He reached for her hand again and clasped it. â€œOur boys where in the City, too, and I spent some days with them.â€ He felt her hold his hand more tightly and draw a shaky breath. He, too, felt a lump in his throat which made speaking difficult. He drew her closer to himself, holding her gently. Suddenly he felt guilty that he had been able to visit their children, while she had been forced to stay away from them. â€œYou would have been so proud of them, melda,â€ he told her softly, stroking her hair with his other hand. â€œThe twins have grown so much and are much more active now. You remember the green tunics you embroidered last winter? They do not fit anymore. Meriadoc surprised me by talking like a waterfall one day, and quite eloquently, too. And Elboron is all the big brother, looking after the little ones. He even looked after me, sensing how deeply upset I was, and tried his best to cheer me up again. But all three miss you greatly. Peregrin did not want to let me go again, pleading with me under tears.â€ He shook his head sadly, swallowing hard. â€œIt so tore at my heart having to leave them again. They all expect our speedy return, though. I promised them to bring you back and would not want to disappoint them. They send their love to you, and even made you some drawings about their adventures in Rohan â€“ well, Peregrin and Elboron did. Meriadoc ate most of the paint. I have them here with me, but perhaps it would not be wise if you kept them on your person in case you are searched or examined.â€
â€œShow me them!â€ Ã‰owyn demanded, her voice cracking. So, he had been in Gondor! And he had been with their children! Jealously weighed on her heart. He had been lucky enough to return to their little ones, if only for a short time, while she had had no other choice but to stay here with the Snake. You would have done the same if you had been in his place, part of her reasoned, while at the same time another part argued that she would have done differently. As he took a flat parcel from under his shirt, her mind went back over what he had said. No surprise that the boys were growing quickly, but that Meriadoc was speaking more, oh, that was good. She had begun to worry some at his rather quiet manner, but perhaps he thought that Peregrin chattered enough for the both of them. Peregrin, her sweet little one, in tears? That was a deep hurt. And Elboron was indeed acting like his father more and more each day, though he had known far too much sadness for one so young still, and most of it the work of al-JahmÃ®r.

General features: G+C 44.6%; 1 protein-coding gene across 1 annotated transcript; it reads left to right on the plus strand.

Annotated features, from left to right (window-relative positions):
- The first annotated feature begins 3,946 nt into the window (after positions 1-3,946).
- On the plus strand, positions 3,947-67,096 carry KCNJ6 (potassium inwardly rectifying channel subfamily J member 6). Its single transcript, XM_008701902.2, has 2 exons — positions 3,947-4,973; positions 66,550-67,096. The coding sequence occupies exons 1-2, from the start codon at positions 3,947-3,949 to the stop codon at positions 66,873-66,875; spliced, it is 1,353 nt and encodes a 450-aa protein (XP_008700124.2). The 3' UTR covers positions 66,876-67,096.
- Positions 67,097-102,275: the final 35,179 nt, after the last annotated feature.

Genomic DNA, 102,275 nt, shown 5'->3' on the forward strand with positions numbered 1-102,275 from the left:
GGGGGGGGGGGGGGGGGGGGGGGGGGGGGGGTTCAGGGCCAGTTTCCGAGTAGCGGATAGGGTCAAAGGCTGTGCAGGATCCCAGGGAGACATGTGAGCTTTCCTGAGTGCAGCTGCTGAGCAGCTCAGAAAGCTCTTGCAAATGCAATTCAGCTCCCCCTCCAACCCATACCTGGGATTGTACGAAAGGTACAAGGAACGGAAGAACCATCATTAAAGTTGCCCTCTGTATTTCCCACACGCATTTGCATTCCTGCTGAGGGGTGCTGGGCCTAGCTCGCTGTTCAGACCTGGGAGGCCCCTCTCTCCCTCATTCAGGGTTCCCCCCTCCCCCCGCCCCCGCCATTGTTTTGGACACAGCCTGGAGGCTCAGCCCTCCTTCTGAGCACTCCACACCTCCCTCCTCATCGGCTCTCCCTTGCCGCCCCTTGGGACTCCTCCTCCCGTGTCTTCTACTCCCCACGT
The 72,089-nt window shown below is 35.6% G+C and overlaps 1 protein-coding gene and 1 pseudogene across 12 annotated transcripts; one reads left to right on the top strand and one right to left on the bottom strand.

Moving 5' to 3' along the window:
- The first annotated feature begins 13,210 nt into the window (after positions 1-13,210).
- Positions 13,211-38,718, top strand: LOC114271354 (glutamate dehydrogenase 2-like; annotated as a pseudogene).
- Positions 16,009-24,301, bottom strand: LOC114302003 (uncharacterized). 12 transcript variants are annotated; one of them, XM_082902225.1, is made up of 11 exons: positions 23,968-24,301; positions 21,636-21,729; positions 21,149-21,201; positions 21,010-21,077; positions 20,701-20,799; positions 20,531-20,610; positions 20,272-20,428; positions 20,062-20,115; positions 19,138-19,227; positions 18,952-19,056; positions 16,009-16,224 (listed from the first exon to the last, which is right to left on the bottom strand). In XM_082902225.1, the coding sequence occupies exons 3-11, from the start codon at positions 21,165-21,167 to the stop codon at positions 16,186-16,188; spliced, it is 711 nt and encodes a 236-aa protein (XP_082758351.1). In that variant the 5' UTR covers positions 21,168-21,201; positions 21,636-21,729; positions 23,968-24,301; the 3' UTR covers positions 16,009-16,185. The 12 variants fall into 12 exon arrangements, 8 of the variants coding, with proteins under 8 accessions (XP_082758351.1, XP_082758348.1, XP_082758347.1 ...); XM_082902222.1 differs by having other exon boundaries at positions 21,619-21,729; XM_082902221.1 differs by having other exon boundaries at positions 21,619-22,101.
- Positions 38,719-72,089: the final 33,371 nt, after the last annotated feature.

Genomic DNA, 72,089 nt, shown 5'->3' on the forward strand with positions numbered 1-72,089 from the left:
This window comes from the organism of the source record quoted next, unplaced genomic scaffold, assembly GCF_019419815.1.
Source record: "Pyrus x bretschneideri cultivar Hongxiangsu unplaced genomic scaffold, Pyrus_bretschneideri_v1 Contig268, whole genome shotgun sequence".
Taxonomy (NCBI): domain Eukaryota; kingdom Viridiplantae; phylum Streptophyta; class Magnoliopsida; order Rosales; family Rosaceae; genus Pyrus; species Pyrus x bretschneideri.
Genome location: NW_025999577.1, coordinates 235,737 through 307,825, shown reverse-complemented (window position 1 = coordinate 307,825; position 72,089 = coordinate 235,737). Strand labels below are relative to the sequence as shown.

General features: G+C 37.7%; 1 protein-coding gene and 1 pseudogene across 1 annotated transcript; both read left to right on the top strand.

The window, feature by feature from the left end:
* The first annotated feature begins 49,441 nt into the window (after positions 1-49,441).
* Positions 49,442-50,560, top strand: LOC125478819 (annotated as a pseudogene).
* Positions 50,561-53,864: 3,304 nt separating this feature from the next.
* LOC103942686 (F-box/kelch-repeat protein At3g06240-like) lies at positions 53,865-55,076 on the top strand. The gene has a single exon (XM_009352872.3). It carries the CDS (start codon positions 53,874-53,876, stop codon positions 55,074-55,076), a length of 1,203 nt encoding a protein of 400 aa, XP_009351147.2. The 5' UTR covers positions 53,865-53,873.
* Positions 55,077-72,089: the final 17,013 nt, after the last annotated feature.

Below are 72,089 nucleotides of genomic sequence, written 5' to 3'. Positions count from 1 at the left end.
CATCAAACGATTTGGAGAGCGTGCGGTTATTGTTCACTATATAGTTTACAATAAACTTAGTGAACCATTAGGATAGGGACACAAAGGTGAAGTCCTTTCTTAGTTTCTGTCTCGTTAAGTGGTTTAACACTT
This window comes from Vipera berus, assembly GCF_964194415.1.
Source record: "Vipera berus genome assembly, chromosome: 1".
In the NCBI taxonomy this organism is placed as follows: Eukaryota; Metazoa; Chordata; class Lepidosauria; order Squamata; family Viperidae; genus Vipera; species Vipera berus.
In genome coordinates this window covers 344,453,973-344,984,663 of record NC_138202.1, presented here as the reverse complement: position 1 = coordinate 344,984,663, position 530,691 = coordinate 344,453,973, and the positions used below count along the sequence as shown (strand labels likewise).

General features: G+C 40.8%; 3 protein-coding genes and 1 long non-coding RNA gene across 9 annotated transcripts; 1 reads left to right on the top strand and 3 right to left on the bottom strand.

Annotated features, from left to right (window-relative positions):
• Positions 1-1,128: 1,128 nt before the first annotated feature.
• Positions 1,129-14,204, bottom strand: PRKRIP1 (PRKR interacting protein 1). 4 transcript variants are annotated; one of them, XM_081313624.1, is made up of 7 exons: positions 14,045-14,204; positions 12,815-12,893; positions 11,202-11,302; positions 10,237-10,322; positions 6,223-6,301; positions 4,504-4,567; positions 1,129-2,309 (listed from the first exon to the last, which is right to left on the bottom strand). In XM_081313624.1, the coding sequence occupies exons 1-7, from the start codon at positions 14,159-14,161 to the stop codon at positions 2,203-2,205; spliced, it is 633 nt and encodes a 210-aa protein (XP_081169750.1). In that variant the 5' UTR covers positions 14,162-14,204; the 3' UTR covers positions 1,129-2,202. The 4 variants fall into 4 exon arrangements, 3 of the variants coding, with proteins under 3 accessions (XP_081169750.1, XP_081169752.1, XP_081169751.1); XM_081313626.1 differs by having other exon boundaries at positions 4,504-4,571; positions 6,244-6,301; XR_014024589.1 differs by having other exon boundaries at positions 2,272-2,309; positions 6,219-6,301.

Her thoughts broke as Faramir unwrapped the oilskin and took out the drawings, handing them to her. She smiled a wobbly smile as she looked at the various pictures. Perhaps that brown circle with legs was a horse, or maybe a dog, or a deer. There were other pictures of what looked like people, tall people, with smaller people around them. And then there were more obscure drawings, crooked green lines, yellow dots, red squiggles. Here and there an occasional smudged fingerprint could be seen. Ã‰owyn could imagine her boys sitting around the papers, getting as much paint on their fingers and clothes â€“ and faces, from what Faramir had said of Meriadoc â€“ as they were on the papers.
â€œThey're wonderful,â€ she said after several moments. â€œI wish I could keep them, but you are right. 'Tis likely the healers will want to see me immediately, and I doubt I would have any time alone to hide them.â€
Reluctantly, she handed the drawings back to him, looking away as he wrapped them in the oilskin. â€œI will do what I can here,â€ she said. â€œI have seen the tailor already for clothes of my own, but not for the baby. I did not want to give credit to any thought of remaining here until the birth.â€ After a pause she continued, â€œAs for Azrahil and InzilbÃªth, that is a delicate matter. She and I have spoken of him before, and she has said that she must think of him as one dead. She seems content with AdÃ»nakhÃ´r, especially now that their child is born, but she has admitted that she still has feelings for Azrahil, though not as she once did, and I doubt in the way he still wants her to feel for him.â€ She sighed. â€œI do not think it is wise to raise his hopes too much concerning her. If I have the chance, I will speak with her again concerning him and see what she thinks of a possible meeting, but I do not think it will go as he wants.â€